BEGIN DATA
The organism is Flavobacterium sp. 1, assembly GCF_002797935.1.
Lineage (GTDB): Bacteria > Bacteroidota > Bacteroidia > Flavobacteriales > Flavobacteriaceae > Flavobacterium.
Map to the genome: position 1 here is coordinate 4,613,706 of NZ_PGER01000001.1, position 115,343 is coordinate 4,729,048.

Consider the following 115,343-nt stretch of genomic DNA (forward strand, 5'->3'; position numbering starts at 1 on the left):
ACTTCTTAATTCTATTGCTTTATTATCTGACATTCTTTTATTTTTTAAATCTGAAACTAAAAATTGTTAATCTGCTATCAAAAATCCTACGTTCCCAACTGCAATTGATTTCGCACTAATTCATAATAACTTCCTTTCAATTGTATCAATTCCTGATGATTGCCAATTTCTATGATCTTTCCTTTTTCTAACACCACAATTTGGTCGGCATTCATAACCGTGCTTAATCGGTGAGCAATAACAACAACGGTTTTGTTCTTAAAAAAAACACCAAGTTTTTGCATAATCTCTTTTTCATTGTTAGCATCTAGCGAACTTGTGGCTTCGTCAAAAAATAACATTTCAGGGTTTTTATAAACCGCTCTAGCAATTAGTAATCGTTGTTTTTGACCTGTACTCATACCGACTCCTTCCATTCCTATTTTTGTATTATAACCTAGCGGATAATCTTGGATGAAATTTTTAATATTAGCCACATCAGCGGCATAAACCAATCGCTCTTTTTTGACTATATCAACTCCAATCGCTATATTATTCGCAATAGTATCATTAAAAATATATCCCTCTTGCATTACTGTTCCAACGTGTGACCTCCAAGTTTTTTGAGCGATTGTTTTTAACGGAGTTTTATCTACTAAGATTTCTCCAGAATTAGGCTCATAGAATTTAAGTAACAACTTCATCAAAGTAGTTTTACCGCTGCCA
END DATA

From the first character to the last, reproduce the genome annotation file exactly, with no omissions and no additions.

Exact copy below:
The organism is Flavobacterium sp. 1, assembly GCF_002797935.1.
Lineage (GTDB): Bacteria > Bacteroidota > Bacteroidia > Flavobacteriales > Flavobacteriaceae > Flavobacterium.
Map to the genome: position 1 here is coordinate 4,613,706 of NZ_PGER01000001.1, position 115,343 is coordinate 4,729,048.

Consider the following 115,343-nt stretch of genomic DNA (forward strand, 5'->3'; position numbering starts at 1 on the left):
ACTTCTTAATTCTATTGCTTTATTATCTGACATTCTTTTATTTTTTAAATCTGAAACTAAAAATTGTTAATCTGCTATCAAAAATCCTACGTTCCCAACTGCAATTGATTTCGCACTAATTCATAATAACTTCCTTTCAATTGTATCAATTCCTGATGATTGCCAATTTCTATGATCTTTCCTTTTTCTAACACCACAATTTGGTCGGCATTCATAACCGTGCTTAATCGGTGAGCAATAACAACAACGGTTTTGTTCTTAAAAAAAACACCAAGTTTTTGCATAATCTCTTTTTCATTGTTAGCATCTAGCGAACTTGTGGCTTCGTCAAAAAATAACATTTCAGGGTTTTTATAAACCGCTCTAGCAATTAGTAATCGTTGTTTTTGACCTGTACTCATACCGACTCCTTCCATTCCTATTTTTGTATTATAACCTAGCGGATAATCTTGGATGAAATTTTTAATATTAGCCACATCAGCGGCATAAACCAATCGCTCTTTTTTGACTATATCAACTCCAATCGCTATATTATTCGCAATAGTATCATTAAAAATATATCCCTCTTGCATTACTGTTCCAACGTGTGACCTCCAAGTTTTTTGAGCGATTGTTTTTAACGGAGTTTTATCTACTAAGATTTCTCCAGAATTAGGCTCATAGAATTTAAGTAACAACTTCATCAAAGTAGTTTTACCGCTGCCA